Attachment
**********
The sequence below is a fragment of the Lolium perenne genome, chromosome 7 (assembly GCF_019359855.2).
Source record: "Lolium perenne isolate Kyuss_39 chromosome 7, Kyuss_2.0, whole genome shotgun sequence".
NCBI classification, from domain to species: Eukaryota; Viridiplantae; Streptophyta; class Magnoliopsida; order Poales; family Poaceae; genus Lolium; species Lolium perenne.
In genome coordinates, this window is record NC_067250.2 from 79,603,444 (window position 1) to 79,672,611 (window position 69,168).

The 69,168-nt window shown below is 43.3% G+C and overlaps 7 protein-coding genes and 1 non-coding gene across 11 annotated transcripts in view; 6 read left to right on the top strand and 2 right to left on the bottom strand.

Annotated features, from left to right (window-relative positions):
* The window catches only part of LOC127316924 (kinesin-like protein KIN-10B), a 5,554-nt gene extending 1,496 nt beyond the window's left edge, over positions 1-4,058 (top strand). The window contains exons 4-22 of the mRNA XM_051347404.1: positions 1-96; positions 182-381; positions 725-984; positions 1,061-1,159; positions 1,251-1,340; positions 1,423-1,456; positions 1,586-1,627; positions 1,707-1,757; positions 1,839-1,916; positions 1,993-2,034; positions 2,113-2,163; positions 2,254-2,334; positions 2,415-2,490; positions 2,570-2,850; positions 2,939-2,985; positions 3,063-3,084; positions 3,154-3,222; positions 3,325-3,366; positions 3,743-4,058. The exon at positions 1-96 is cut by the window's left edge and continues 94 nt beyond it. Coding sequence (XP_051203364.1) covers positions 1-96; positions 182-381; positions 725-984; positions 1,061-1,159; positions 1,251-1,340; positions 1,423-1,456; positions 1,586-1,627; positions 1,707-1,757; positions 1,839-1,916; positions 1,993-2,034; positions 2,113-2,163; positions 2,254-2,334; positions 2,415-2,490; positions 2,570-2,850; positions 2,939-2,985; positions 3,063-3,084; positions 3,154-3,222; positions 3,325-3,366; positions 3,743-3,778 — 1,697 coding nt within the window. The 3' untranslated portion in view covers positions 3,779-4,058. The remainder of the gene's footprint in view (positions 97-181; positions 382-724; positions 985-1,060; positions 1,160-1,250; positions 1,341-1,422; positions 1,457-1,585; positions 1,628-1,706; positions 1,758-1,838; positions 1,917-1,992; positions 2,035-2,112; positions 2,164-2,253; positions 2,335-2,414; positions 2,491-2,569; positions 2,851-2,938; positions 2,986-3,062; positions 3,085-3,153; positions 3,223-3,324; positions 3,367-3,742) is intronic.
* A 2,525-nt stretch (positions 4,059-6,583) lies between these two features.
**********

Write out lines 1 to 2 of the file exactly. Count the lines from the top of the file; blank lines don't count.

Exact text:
The sequence below is a fragment of the Lolium perenne genome, chromosome 7 (assembly GCF_019359855.2).
Source record: "Lolium perenne isolate Kyuss_39 chromosome 7, Kyuss_2.0, whole genome shotgun sequence".